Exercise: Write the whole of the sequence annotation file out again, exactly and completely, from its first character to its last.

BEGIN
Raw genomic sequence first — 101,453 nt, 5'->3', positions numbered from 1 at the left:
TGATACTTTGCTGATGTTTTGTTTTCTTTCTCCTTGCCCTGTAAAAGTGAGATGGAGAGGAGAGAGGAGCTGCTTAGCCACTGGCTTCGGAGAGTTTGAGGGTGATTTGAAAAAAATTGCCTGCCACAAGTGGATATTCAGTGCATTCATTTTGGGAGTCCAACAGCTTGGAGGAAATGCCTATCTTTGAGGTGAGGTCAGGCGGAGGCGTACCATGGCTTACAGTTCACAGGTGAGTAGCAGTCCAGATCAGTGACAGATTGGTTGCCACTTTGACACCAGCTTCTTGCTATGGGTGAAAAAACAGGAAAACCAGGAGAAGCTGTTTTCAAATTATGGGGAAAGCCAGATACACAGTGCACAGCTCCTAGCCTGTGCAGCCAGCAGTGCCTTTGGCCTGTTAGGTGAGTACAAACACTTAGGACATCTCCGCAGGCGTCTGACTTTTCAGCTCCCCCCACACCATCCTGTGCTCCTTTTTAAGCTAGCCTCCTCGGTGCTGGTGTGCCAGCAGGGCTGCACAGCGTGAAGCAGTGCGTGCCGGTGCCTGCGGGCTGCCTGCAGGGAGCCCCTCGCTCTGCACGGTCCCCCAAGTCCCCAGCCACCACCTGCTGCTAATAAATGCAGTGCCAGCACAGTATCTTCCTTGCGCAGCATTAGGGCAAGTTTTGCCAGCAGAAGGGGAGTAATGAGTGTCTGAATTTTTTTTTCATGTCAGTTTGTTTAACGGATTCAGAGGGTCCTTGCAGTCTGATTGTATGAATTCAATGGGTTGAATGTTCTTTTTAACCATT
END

Raw genomic sequence first — 101,453 nt, 5'->3', positions numbered from 1 at the left:
TGATACTTTGCTGATGTTTTGTTTTCTTTCTCCTTGCCCTGTAAAAGTGAGATGGAGAGGAGAGAGGAGCTGCTTAGCCACTGGCTTCGGAGAGTTTGAGGGTGATTTGAAAAAAATTGCCTGCCACAAGTGGATATTCAGTGCATTCATTTTGGGAGTCCAACAGCTTGGAGGAAATGCCTATCTTTGAGGTGAGGTCAGGCGGAGGCGTACCATGGCTTACAGTTCACAGGTGAGTAGCAGTCCAGATCAGTGACAGATTGGTTGCCACTTTGACACCAGCTTCTTGCTATGGGTGAAAAAACAGGAAAACCAGGAGAAGCTGTTTTCAAATTATGGGGAAAGCCAGATACACAGTGCACAGCTCCTAGCCTGTGCAGCCAGCAGTGCCTTTGGCCTGTTAGGTGAGTACAAACACTTAGGACATCTCCGCAGGCGTCTGACTTTTCAGCTCCCCCCACACCATCCTGTGCTCCTTTTTAAGCTAGCCTCCTCGGTGCTGGTGTGCCAGCAGGGCTGCACAGCGTGAAGCAGTGCGTGCCGGTGCCTGCGGGCTGCCTGCAGGGAGCCCCTCGCTCTGCACGGTCCCCCAAGTCCCCAGCCACCACCTGCTGCTAATAAATGCAGTGCCAGCACAGTATCTTCCTTGCGCAGCATTAGGGCAAGTTTTGCCAGCAGAAGGGGAGTAATGAGTGTCTGAATTTTTTTTTCATGTCAGTTTGTTTAACGGATTCAGAGGGTCCTTGCAGTCTGATTGTATGAATTCAATGGGTTGAATGTTCTTTTTAACCATT